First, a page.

Similarly, it is possible that the absence of reliable semantic cues may push listeners to use bottom–up, phonetic pathways to a greater degree than in typical language comprehension, much in the same way that listeners in noisy conditions show greater use of top–down information, and listeners with compromised hearing benefit more from semantic context than typical-hearing individuals (e.g., Lash, Rogers, Zoller, & Wingfield, 2013). Although semantically anomalous sentences are rare in the listening environment, challenging listening conditions—that is, hearing fragments of sentences and speech occluded intermittently by noise—are not rare. All of these conditions weaken available semantic and contextual cues available to the listener. It is an empirical question whether these same effects would emerge in a more predictive and naturalistic context, a topic worthy of future study. However, to the extent that these results replicate findings from several different task paradigms (Rogers & Davis, 2017; Myers, 2007), there is no inherent reason to suspect that the patterns seen here are specific to anomalous sentences.

Interestingly, in comparison with the activation patterns in frontal–parietal regions, the left STG and HG exhibited a greater response for clear speech than for conversational speech. With respect to the perception of specific speech sounds, studies have shown graded activation in bilateral STG as a function of token typicality as members of a particular sound category (Myers et al., 2009; Myers, 2007). To the extent that, overall, carefully articulated speech tokens are further away from category boundaries and better exemplars (see Figure 1) compared with casually articulated speech tokens, greater activity in response to clear speech was expected.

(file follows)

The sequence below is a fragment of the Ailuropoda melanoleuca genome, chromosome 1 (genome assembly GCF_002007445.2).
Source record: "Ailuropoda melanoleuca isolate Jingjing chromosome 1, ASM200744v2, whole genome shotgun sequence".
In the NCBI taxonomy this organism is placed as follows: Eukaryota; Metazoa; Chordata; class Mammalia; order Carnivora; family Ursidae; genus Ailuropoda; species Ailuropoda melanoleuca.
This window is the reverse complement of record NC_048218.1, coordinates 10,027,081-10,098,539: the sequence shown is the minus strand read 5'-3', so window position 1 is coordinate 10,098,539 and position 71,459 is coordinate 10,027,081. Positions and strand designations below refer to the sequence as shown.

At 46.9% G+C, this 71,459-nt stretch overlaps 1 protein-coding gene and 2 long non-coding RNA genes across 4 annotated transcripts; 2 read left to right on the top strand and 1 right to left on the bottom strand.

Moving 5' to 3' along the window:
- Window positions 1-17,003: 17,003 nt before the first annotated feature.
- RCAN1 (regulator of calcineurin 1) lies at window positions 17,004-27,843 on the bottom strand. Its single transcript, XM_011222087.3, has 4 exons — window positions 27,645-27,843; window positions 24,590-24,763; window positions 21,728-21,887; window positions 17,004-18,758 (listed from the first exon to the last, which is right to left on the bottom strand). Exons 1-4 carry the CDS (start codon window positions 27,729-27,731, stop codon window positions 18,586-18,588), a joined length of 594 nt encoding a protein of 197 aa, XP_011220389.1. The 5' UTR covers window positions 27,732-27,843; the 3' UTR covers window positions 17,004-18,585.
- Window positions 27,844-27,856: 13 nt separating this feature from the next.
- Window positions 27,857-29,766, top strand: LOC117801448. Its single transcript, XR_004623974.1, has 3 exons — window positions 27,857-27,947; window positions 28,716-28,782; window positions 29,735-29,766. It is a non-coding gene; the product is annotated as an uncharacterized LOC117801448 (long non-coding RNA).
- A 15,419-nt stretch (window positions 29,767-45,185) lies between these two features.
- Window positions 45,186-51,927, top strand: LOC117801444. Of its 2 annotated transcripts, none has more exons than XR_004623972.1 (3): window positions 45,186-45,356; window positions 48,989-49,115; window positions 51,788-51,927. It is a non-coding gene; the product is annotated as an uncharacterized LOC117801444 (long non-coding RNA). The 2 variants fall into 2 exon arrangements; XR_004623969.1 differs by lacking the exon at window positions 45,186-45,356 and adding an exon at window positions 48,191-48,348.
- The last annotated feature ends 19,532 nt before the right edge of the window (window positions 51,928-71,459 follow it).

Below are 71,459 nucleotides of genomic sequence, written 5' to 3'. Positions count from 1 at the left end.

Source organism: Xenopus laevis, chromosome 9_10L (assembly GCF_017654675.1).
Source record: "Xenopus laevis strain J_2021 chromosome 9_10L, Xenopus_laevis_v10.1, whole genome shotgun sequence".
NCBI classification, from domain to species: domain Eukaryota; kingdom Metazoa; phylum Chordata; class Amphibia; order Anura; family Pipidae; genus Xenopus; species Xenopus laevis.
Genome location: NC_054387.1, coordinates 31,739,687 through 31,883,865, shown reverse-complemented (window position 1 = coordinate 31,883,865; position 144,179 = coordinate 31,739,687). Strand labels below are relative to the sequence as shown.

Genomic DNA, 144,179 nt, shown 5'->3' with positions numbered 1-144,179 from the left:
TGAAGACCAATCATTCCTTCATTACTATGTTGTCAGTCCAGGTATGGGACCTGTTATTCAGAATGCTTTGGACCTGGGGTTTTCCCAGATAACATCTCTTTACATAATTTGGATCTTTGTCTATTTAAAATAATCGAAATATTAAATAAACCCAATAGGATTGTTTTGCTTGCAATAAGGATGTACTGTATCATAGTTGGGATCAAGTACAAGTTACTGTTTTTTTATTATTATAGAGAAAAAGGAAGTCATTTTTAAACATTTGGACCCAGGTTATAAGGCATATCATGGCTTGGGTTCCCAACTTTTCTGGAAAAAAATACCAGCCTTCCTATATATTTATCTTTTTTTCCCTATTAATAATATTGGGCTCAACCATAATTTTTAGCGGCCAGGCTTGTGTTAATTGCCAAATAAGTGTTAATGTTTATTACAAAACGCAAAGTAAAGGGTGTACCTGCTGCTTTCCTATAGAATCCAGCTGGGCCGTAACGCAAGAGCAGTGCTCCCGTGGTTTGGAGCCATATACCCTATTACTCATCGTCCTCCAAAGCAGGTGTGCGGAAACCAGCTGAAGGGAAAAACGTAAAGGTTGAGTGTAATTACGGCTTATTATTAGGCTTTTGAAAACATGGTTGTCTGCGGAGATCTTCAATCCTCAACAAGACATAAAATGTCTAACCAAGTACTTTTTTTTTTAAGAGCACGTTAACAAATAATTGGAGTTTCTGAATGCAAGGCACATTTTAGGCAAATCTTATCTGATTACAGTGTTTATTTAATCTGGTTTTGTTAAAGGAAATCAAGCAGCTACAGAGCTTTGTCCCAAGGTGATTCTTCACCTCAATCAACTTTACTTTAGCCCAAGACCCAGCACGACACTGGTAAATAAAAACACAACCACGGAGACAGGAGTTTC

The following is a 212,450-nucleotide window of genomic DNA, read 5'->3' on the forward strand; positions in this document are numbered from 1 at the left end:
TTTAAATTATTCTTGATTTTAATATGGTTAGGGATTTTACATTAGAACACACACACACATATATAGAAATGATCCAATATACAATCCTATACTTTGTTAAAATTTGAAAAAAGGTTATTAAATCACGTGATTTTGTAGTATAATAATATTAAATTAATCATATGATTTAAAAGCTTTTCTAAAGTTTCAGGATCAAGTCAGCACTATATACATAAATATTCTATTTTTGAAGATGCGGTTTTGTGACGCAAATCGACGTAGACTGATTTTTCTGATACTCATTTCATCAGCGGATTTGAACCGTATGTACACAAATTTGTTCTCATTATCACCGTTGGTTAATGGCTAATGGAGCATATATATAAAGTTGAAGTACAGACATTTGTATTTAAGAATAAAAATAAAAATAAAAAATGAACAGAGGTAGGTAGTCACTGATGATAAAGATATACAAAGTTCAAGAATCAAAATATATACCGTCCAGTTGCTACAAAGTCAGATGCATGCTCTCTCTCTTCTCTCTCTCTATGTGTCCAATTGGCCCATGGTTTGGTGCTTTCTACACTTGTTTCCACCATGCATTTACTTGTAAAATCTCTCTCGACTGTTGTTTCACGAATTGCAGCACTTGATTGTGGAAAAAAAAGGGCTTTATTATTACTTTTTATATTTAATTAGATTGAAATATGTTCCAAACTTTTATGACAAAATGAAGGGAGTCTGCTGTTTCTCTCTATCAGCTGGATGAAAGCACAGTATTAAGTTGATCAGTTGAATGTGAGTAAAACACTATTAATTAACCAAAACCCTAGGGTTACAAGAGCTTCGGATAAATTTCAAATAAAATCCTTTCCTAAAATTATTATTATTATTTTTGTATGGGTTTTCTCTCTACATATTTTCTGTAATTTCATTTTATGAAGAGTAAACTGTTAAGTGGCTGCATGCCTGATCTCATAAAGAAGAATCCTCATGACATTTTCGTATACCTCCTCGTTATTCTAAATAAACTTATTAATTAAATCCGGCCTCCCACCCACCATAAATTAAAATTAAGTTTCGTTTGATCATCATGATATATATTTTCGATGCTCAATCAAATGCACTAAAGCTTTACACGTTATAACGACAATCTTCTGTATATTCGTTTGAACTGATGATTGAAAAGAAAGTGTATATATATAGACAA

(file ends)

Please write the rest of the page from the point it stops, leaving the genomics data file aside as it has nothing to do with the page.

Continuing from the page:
Another interesting finding is that, beyond the typically implicated fronto-temporo-parietal network in the left hemisphere, we also observed modulatory effects of PC in the right IFG (RIFG). This finding is consistent with previous reports on the effects of PC in phonetic categorization tasks. In Myers (2007), bilateral IFG areas show increased activation to exemplar pairs of speech sounds that straddle across a category boundary (greater competition) versus those that are within a category (lesser competition). Beyond speech and language processing, bilateral IFGs are implicated in tasks that broadly engage cognitive control resources (e.g., Aron, Robbins, & Poldrack, 2004, 2014; Levy & Wagner, 2011; Badre & Wagner, 2007; Novick, Trueswell, & Thompson-Schill, 2005). It is possible that phonetic/lexical competition recruits domain-general cognitive control mechanisms that are more bilaterally organized. This does not mean that LIFG and RIFG are engaged for the same purpose. In particular, greater RIFG activity has been suggested to reflect increased response uncertainty (e.g., in a go/no-go task; Levy & Wagner, 2011) or inhibitory control (e.g., Aron et al., 2014).

Although our study does not speak to the specific division of labor between the two hemispheres, it might be an interesting avenue for future research to compare differences and similarities between the response patterns of LIFG and RIFG to PC across a variety of tasks. For instance, the RIFG might be differentially engaged in more passive tasks (e.g., eye tracking) versus those that require motor responses (phonetic categorization), whereas the LIFG might be less sensitive to task demands that are external to the resolution of PC itself. We suggest that such investigations might further elucidate the nature of LIFG's role in processing PC.